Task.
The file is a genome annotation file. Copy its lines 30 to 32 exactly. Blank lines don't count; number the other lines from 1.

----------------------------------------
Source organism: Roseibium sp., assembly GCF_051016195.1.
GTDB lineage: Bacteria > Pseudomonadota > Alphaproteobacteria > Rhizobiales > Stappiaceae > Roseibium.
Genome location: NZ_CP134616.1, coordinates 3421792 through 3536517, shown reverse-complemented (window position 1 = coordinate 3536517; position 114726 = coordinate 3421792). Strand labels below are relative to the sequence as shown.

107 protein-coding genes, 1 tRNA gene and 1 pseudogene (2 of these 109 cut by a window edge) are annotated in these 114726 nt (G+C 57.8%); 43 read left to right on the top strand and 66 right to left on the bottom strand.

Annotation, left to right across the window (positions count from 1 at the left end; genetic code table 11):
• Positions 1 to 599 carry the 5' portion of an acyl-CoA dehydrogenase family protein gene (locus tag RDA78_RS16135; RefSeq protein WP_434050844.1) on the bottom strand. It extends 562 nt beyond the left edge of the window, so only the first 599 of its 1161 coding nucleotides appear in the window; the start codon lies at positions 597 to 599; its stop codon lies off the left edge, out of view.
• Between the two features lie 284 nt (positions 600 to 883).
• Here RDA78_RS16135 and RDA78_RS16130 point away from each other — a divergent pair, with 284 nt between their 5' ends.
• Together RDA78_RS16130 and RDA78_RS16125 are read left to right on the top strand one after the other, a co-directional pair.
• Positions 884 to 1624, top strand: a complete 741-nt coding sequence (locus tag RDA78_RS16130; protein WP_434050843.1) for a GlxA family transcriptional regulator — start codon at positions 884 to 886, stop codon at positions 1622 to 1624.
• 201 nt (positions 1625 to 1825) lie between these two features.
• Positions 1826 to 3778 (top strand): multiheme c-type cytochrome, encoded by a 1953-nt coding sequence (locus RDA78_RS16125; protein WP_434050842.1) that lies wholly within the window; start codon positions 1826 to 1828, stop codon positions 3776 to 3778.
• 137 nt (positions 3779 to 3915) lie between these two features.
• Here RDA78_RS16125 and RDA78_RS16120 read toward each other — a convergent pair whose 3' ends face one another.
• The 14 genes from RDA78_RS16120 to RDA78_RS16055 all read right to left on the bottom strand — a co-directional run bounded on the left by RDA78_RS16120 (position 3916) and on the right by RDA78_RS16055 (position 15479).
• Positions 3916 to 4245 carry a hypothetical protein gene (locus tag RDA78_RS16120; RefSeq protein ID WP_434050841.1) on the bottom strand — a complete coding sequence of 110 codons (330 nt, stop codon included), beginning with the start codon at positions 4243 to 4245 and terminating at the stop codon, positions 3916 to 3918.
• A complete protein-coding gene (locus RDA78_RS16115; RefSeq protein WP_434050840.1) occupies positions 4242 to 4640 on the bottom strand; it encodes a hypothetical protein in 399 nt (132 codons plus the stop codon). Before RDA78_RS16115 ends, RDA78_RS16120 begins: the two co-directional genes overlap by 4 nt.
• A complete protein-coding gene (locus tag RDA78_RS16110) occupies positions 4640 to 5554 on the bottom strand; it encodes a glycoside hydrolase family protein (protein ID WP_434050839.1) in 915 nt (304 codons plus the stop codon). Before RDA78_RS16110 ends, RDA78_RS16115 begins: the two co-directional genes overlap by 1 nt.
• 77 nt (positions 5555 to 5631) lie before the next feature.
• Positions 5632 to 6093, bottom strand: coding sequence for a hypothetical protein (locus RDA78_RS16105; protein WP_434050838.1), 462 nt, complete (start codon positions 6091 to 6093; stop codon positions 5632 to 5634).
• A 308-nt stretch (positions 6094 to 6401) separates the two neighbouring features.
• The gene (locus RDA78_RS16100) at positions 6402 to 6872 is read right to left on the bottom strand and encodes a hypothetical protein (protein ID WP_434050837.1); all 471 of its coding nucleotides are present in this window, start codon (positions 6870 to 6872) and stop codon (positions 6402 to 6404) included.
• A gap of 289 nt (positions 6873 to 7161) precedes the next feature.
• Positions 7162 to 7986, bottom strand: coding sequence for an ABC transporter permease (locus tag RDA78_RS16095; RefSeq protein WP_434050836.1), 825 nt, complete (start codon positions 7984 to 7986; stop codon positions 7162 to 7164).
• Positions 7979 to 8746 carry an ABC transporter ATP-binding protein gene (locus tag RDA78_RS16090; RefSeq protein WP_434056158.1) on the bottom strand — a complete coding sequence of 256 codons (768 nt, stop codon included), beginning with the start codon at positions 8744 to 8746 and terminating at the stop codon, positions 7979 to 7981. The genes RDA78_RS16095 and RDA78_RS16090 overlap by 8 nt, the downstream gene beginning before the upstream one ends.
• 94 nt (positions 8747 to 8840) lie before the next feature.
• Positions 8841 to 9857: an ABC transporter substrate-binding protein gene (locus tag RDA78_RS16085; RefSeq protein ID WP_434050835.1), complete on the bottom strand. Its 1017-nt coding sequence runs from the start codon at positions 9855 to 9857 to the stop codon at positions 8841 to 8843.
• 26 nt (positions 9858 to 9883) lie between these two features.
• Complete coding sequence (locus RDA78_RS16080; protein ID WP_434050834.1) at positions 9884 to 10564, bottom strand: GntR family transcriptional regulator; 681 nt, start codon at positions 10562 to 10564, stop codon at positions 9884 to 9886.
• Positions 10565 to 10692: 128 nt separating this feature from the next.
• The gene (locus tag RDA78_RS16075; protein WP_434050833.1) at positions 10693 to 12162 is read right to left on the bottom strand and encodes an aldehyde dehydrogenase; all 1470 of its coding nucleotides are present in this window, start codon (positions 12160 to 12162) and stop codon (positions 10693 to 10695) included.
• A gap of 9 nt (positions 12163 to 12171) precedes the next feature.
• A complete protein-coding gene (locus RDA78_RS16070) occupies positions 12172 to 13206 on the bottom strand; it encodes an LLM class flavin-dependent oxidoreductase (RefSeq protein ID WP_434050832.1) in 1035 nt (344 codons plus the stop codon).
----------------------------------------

• Positions 10565 to 10692: 128 nt separating this feature from the next.
• The gene (locus tag RDA78_RS16075; protein WP_434050833.1) at positions 10693 to 12162 is read right to left on the bottom strand and encodes an aldehyde dehydrogenase; all 1470 of its coding nucleotides are present in this window, start codon (positions 12160 to 12162) and stop codon (positions 10693 to 10695) included.
• A gap of 9 nt (positions 12163 to 12171) precedes the next feature.